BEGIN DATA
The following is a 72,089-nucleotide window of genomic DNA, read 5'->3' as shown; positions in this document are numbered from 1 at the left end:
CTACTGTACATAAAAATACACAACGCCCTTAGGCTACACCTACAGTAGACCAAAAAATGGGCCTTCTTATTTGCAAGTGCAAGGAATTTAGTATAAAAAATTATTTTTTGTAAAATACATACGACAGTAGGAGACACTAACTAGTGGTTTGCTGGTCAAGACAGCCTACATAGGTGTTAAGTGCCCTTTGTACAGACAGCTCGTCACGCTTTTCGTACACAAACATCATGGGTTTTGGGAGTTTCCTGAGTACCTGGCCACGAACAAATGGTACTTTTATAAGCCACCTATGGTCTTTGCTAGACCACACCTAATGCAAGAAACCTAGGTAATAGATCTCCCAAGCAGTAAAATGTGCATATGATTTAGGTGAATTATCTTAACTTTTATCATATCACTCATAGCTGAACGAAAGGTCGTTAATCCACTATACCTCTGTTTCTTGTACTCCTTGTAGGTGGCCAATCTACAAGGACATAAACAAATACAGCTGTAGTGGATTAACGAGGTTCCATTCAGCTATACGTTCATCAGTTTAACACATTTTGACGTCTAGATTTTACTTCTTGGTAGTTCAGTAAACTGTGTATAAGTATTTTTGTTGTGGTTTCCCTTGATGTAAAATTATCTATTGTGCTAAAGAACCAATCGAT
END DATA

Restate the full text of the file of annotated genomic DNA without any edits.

The following is a 72,089-nucleotide window of genomic DNA, read 5'->3' as shown; positions in this document are numbered from 1 at the left end:
CTACTGTACATAAAAATACACAACGCCCTTAGGCTACACCTACAGTAGACCAAAAAATGGGCCTTCTTATTTGCAAGTGCAAGGAATTTAGTATAAAAAATTATTTTTTGTAAAATACATACGACAGTAGGAGACACTAACTAGTGGTTTGCTGGTCAAGACAGCCTACATAGGTGTTAAGTGCCCTTTGTACAGACAGCTCGTCACGCTTTTCGTACACAAACATCATGGGTTTTGGGAGTTTCCTGAGTACCTGGCCACGAACAAATGGTACTTTTATAAGCCACCTATGGTCTTTGCTAGACCACACCTAATGCAAGAAACCTAGGTAATAGATCTCCCAAGCAGTAAAATGTGCATATGATTTAGGTGAATTATCTTAACTTTTATCATATCACTCATAGCTGAACGAAAGGTCGTTAATCCACTATACCTCTGTTTCTTGTACTCCTTGTAGGTGGCCAATCTACAAGGACATAAACAAATACAGCTGTAGTGGATTAACGAGGTTCCATTCAGCTATACGTTCATCAGTTTAACACATTTTGACGTCTAGATTTTACTTCTTGGTAGTTCAGTAAACTGTGTATAAGTATTTTTGTTGTGGTTTCCCTTGATGTAAAATTATCTATTGTGCTAAAGAACCAATCGAT